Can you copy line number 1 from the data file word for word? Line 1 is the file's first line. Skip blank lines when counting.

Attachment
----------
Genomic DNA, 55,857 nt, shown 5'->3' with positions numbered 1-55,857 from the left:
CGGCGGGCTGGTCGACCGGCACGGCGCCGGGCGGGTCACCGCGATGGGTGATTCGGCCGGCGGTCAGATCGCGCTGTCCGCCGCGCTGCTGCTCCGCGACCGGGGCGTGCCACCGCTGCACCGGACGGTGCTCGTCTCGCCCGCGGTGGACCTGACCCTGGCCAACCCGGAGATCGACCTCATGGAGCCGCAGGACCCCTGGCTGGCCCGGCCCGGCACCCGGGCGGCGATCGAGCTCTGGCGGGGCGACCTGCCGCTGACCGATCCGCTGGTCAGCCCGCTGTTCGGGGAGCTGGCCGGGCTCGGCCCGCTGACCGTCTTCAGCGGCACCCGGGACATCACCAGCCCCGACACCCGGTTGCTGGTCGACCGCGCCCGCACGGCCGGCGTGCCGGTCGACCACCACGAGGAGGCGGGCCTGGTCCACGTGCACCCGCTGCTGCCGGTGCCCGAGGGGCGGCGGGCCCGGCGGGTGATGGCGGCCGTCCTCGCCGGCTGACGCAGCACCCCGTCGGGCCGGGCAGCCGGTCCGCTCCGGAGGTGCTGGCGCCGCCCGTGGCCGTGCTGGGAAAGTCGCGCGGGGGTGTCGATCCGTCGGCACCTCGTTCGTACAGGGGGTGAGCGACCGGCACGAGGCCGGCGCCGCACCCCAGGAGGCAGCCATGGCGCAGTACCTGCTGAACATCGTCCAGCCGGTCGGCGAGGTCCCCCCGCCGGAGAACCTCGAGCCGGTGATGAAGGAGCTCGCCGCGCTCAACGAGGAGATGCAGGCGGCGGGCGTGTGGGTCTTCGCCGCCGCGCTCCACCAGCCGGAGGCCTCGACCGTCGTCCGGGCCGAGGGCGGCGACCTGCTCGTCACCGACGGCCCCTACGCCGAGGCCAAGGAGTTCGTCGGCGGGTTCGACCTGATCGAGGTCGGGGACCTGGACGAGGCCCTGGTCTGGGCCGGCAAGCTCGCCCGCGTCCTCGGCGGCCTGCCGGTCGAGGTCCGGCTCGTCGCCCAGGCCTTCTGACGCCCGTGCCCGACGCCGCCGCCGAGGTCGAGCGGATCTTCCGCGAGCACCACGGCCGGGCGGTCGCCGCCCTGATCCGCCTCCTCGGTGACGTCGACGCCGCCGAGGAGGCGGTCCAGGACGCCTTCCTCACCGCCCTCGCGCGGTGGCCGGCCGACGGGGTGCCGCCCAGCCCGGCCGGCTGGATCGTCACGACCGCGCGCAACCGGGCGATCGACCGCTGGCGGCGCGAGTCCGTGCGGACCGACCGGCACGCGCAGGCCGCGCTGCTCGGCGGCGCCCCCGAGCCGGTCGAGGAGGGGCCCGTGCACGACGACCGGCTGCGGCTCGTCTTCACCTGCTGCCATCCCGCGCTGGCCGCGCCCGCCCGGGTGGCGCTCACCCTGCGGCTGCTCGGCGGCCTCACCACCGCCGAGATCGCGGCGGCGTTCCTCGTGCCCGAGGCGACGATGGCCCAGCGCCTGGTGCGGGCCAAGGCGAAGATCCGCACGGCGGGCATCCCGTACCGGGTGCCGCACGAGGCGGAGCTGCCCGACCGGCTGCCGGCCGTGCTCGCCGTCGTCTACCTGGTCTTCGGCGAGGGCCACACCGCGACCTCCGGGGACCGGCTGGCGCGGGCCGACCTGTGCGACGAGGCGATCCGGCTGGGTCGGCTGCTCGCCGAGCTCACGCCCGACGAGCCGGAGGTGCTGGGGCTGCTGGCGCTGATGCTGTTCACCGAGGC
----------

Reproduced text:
Genomic DNA, 55,857 nt, shown 5'->3' with positions numbered 1-55,857 from the left: